Delegates from around the world attend culture summit
More than 150 arts leaders from 44 countries have gathered in the “cultural capital of the world” for a major summit.
The fourth Edinburgh International Culture Summit got under way on Wednesday with a welcoming address from Scotland’s First Minister Nicola Sturgeon and a video message from Prime Minister Theresa May.
The event, which runs until Friday at the Scottish Parliament, is taking place during the height of the Edinburgh festival season.
Ms Sturgeon welcomed the artists and policy makers gathered in the chamber to what she described as “the world’s leading forum for the discussion of arts and culture policy”, as she spoke of the festival city as the globe’s “cultural capital” at this time of year.
She said: “Your presence here speaks to our shared belief that culture is of central importance to any society. It also demonstrates our shared commitment to improve the way we support, develop and promote our culture sector.”
Ms Sturgeon spoke of the Scottish Government’s recent spending on the arts, in particular its investment of £38 million towards the construction of the V&A Dundee museum, which opens in three weeks’ time.
She told the gathering: “The building itself is a showcase of design, thanks to world-renowned Japanese architect Kengo Kuma, and it’s also the focal point of the regeneration of Dundee’s waterfront.
“On the basis of that project, the Wall Street Journal has already listed Dundee as one of its top 10 hot destinations in the world, and Lonely Planet, the producers of the guidebooks, have named Dundee among their 10 best European places to visit in 2018.
“That kind of international attention will help to bring jobs, investment and business to Dundee. Our hope is that by highlighting the city’s design heritage, the museum will also inspire Dundee’s next generation of designers and artists. In doing so, we firmly believe it will enrich the lives of people locally and across our country.
“The V&A Dundee will showcase Scottish design to visitors from around the world, but it will also, through its exhibition programme, bring the best of international design to Scotland.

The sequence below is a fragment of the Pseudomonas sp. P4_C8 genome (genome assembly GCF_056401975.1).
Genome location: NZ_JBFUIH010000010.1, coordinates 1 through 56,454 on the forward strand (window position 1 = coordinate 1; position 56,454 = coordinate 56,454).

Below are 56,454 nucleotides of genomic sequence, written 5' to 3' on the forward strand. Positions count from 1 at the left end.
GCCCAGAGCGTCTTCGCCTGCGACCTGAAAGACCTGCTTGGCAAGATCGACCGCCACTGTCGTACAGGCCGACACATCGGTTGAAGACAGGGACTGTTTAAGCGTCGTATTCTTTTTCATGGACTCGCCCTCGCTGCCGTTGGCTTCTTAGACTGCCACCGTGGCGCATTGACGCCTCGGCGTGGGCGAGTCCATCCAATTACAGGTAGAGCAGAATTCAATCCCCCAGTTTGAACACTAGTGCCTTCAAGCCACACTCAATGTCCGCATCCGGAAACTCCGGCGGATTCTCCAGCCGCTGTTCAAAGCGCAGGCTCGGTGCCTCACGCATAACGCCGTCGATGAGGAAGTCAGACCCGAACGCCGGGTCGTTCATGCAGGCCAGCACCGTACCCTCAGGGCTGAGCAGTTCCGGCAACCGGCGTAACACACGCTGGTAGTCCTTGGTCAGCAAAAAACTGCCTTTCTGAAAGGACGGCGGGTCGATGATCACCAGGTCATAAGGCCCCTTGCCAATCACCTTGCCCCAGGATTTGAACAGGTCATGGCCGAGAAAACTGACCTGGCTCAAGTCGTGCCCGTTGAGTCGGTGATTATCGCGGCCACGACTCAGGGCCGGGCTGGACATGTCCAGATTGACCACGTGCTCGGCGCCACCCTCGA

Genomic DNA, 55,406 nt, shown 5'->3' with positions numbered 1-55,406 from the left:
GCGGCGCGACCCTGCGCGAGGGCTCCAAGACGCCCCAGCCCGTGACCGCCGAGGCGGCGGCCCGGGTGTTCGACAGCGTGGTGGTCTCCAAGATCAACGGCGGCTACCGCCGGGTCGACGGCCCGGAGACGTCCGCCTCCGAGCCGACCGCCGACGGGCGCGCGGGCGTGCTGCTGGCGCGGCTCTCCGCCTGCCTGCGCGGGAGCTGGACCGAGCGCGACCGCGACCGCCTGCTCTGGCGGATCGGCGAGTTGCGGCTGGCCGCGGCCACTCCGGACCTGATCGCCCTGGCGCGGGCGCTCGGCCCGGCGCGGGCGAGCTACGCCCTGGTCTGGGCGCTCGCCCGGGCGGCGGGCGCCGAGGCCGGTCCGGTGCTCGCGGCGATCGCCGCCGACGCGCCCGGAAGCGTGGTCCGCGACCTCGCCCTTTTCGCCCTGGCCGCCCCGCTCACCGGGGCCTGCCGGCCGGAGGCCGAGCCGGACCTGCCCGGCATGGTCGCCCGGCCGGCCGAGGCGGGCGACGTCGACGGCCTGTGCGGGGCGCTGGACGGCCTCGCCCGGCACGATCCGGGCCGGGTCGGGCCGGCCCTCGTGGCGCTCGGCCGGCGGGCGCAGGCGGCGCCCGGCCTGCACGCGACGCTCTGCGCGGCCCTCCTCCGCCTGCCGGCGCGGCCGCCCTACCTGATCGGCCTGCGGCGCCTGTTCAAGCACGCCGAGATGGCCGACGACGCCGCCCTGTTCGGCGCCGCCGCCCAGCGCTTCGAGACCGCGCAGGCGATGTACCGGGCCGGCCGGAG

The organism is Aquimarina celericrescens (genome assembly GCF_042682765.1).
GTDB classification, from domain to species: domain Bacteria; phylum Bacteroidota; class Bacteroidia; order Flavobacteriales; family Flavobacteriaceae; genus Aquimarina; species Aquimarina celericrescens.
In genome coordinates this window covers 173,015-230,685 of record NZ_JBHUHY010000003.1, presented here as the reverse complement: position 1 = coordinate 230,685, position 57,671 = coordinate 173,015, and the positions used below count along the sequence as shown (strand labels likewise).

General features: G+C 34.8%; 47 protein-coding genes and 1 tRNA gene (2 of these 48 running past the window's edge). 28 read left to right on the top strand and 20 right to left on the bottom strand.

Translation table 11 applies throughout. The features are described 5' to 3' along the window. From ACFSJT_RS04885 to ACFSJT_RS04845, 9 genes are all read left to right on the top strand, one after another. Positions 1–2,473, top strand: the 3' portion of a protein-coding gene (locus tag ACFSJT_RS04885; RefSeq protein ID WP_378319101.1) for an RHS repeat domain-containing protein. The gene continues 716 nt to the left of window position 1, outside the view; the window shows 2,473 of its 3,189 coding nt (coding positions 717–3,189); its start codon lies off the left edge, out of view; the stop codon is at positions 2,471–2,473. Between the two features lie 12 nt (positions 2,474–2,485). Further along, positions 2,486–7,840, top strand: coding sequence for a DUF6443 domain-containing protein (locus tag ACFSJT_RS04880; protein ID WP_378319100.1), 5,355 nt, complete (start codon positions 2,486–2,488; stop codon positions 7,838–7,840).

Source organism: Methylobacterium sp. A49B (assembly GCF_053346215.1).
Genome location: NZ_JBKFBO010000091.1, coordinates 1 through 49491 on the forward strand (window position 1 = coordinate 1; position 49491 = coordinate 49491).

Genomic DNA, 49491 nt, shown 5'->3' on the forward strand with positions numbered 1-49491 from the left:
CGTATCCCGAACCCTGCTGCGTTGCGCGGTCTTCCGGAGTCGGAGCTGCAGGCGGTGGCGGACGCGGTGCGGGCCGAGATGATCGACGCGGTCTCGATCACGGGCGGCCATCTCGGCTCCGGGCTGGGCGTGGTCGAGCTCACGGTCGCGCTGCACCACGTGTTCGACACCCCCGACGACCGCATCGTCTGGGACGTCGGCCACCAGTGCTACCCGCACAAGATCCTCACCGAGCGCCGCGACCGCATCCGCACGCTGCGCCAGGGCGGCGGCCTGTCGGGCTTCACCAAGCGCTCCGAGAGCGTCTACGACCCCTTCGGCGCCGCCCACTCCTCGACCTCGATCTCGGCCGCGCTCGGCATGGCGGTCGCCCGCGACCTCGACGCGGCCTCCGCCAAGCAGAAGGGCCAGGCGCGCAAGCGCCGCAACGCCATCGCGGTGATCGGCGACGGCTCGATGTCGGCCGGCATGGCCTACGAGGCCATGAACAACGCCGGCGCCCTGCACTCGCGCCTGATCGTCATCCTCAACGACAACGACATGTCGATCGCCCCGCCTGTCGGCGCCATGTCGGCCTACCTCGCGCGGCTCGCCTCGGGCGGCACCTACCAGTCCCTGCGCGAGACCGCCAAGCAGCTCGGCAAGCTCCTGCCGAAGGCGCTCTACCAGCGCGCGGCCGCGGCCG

“The museum will therefore be a great example of how culture can widen our horizons. That’s something I think is a really important benefit of engaging in culture.”
Three key issues to be explored at the summit will be culture and wellbeing, culture in a networked world and culture and investment.
Speakers from as far afield as the US, India, Romania, Saudi Arabia and Singapore are some of those expected to address the event over Thursday and Friday.
“We’ll hear about the way dance has been used to help people deal with the trauma of the Rwandan genocide and we’ll hear about the use of music to treat chronic illness in the Netherlands,” the First Minister said.
“Obviously not every specific example is directly transferrable to all other countries. But the basic principle that culture has an impact on wellbeing is an important one.
“And in fact it is a principle that is now directly and very firmly recognised by the Scottish Government in our policy making.”
The summit is a collaboration between the Scottish and UK governments, the British Council, Edinburgh International Festival and the Scottish Parliament.
In a video address, Mrs May told the delegates: “Every August, tens of thousands of artists and millions of visitors descend on Edinburgh in the world’s biggest celebration of art and culture. So it’s fitting that this city also plays host to the world’s largest gathering of culture ministers.”
UK Culture Secretary Jeremy Wright said: “The Edinburgh International Culture Summit provides a unique platform to discuss the incredible power of culture and how it can be used to bring people together from different backgrounds, communities and countries.
“Edinburgh Festivals encapsulate the creativity that is found across Scotland and the UK, and is the perfect city to host these important discussions.
“The conversations held this week will underline how culture can strengthen bonds between nations, and show that the UK remains an outward looking country that is open to visitors and ideas from across the globe.”